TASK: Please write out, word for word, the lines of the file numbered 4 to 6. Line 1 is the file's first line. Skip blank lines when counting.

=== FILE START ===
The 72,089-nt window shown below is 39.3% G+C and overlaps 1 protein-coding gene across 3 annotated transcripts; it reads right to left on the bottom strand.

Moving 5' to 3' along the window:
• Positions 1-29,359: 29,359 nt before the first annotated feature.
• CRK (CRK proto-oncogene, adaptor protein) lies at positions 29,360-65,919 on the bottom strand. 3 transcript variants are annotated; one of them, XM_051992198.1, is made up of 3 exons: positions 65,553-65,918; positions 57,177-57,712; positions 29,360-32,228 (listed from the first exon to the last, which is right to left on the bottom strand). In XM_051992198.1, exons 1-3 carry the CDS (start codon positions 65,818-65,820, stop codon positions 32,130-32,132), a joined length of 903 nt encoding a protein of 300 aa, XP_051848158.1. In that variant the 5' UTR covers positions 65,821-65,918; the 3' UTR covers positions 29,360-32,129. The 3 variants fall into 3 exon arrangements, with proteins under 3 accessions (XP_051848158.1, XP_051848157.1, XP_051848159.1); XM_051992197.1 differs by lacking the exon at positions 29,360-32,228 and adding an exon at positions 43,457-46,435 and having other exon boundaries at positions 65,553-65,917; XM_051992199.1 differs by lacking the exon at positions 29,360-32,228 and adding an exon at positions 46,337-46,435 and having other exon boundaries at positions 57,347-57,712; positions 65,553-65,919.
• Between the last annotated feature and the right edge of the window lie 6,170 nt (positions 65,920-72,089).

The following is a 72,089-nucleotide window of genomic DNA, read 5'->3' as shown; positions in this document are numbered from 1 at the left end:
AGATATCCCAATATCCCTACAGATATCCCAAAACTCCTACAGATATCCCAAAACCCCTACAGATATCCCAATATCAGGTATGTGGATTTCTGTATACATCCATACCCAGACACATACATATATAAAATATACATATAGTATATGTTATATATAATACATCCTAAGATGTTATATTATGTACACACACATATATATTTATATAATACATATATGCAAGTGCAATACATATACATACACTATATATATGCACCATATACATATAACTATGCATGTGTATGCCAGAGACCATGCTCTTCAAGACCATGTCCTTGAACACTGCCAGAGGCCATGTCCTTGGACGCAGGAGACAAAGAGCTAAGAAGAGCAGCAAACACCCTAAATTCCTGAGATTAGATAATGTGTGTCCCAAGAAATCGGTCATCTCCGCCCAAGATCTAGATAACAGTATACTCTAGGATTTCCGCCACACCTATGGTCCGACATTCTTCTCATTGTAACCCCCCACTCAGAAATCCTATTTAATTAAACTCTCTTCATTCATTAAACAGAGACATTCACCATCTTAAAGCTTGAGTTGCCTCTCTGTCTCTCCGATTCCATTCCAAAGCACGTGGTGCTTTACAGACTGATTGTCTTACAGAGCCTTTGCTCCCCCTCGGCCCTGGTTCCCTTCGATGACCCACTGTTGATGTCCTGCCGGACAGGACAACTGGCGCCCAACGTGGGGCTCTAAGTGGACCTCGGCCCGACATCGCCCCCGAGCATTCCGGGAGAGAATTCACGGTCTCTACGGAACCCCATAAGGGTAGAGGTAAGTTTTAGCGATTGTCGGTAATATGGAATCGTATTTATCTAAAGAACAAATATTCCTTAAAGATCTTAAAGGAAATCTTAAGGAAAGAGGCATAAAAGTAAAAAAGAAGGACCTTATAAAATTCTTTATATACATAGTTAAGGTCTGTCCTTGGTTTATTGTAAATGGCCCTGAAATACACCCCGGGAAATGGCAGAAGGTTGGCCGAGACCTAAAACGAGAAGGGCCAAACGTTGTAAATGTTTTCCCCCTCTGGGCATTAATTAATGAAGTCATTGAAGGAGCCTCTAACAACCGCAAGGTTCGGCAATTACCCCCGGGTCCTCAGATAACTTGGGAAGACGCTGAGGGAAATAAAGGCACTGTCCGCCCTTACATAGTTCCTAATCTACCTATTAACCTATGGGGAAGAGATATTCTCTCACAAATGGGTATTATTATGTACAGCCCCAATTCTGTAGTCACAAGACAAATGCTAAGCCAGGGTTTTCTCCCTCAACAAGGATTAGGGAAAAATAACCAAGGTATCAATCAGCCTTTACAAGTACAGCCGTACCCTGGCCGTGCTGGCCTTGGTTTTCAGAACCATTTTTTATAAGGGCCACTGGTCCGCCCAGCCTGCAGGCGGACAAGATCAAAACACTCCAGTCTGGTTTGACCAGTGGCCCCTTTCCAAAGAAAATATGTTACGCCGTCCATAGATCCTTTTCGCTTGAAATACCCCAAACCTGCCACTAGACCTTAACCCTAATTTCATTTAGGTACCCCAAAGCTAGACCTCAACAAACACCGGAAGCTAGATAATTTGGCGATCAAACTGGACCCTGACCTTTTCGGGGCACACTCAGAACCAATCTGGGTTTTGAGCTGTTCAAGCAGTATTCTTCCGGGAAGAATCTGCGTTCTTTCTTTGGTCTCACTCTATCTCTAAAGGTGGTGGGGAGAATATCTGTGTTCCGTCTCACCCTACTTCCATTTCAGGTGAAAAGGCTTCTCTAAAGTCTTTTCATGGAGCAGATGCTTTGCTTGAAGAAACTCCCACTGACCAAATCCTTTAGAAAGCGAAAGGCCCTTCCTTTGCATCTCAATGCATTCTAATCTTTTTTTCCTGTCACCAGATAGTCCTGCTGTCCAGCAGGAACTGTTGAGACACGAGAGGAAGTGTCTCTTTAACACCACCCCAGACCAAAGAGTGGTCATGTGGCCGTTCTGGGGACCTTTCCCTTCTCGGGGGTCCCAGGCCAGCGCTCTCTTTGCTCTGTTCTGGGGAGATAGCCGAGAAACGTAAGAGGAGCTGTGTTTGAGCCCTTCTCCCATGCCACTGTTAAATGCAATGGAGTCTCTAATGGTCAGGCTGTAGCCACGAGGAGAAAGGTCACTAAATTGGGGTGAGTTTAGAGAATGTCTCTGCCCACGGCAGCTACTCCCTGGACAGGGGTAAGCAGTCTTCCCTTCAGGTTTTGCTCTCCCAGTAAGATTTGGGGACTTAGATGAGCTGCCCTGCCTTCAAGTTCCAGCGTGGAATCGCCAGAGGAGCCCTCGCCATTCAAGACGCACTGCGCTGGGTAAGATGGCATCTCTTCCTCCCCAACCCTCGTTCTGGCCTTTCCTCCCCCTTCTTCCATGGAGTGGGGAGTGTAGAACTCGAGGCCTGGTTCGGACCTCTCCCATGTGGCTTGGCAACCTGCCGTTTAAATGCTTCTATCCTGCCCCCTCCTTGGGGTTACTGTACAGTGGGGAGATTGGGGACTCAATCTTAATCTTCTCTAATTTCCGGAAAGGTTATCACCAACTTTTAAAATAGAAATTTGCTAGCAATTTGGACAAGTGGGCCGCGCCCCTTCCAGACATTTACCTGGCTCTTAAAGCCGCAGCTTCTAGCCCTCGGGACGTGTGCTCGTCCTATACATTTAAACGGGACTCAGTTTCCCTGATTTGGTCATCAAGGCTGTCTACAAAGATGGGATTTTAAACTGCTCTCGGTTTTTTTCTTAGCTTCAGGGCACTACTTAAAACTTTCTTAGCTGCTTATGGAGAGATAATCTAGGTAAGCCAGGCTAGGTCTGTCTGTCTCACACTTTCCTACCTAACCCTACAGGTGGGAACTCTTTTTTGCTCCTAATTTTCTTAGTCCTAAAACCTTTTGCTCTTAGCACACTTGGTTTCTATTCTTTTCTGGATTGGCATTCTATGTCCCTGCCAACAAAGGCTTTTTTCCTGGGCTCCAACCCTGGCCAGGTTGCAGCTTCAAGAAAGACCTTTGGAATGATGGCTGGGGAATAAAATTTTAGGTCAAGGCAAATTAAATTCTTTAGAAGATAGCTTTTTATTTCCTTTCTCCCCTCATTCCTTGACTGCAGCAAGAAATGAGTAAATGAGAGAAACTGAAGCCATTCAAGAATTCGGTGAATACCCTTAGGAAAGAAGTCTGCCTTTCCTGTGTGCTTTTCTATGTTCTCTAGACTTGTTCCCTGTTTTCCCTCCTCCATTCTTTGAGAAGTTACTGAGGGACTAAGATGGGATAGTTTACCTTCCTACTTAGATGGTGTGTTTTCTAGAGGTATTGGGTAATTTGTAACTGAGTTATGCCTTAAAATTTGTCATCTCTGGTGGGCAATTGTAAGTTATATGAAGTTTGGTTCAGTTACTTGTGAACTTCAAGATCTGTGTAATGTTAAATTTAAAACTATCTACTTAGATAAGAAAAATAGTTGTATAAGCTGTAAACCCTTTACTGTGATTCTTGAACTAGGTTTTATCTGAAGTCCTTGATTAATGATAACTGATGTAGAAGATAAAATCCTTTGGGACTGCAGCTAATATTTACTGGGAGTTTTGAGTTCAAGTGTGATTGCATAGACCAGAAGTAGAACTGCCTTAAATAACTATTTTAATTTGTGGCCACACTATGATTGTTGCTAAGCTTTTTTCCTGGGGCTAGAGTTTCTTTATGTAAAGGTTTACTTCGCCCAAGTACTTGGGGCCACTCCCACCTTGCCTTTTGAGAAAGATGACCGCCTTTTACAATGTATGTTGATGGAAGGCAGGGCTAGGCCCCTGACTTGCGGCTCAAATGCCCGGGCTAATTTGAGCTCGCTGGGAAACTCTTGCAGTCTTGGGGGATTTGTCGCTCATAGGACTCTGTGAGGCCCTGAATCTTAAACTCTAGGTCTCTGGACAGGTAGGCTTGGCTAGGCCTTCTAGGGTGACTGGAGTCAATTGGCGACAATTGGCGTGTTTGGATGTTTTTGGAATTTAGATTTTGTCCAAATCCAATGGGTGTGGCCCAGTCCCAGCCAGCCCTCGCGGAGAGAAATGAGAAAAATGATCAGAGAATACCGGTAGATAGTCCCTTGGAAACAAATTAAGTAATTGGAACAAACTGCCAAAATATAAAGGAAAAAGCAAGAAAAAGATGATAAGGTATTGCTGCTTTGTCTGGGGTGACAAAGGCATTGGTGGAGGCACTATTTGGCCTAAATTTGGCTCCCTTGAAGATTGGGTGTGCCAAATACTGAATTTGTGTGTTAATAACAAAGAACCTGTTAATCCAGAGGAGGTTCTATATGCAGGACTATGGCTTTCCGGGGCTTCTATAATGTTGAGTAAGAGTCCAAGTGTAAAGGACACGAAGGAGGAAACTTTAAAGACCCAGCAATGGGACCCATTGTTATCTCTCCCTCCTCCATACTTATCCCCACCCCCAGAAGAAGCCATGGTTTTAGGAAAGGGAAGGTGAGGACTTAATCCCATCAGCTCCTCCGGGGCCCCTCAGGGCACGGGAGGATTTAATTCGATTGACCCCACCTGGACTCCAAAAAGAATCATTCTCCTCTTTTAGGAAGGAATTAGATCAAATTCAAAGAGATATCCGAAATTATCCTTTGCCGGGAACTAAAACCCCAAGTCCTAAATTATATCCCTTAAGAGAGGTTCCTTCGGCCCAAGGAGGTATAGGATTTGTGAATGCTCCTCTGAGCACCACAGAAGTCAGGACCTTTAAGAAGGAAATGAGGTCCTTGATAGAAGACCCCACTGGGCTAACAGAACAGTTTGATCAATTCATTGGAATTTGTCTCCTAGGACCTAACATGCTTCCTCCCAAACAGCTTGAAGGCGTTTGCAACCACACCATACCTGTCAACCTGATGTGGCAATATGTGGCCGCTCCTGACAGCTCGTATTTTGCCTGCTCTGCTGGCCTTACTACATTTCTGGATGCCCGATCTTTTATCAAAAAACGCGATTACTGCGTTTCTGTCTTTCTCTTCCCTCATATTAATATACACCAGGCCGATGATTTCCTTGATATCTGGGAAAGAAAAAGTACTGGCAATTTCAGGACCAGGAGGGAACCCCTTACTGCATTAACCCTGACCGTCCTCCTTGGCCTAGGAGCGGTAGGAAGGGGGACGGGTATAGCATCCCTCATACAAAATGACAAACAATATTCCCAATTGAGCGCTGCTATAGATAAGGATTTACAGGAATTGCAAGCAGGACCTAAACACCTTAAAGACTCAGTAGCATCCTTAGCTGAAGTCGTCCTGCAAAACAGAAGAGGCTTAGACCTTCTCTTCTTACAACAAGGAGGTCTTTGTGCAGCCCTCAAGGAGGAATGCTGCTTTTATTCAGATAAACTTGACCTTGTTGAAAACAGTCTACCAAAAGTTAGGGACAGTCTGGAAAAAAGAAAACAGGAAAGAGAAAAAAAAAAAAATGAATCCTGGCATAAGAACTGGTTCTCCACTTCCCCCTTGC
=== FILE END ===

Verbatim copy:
• CRK (CRK proto-oncogene, adaptor protein) lies at positions 29,360-65,919 on the bottom strand. 3 transcript variants are annotated; one of them, XM_051992198.1, is made up of 3 exons: positions 65,553-65,918; positions 57,177-57,712; positions 29,360-32,228 (listed from the first exon to the last, which is right to left on the bottom strand). In XM_051992198.1, exons 1-3 carry the CDS (start codon positions 65,818-65,820, stop codon positions 32,130-32,132), a joined length of 903 nt encoding a protein of 300 aa, XP_051848158.1. In that variant the 5' UTR covers positions 65,821-65,918; the 3' UTR covers positions 29,360-32,129. The 3 variants fall into 3 exon arrangements, with proteins under 3 accessions (XP_051848158.1, XP_051848157.1, XP_051848159.1); XM_051992197.1 differs by lacking the exon at positions 29,360-32,228 and adding an exon at positions 43,457-46,435 and having other exon boundaries at positions 65,553-65,917; XM_051992199.1 differs by lacking the exon at positions 29,360-32,228 and adding an exon at positions 46,337-46,435 and having other exon boundaries at positions 57,347-57,712; positions 65,553-65,919.
• Between the last annotated feature and the right edge of the window lie 6,170 nt (positions 65,920-72,089).

The following is a 72,089-nucleotide window of genomic DNA, read 5'->3' as shown; positions in this document are numbered from 1 at the left end: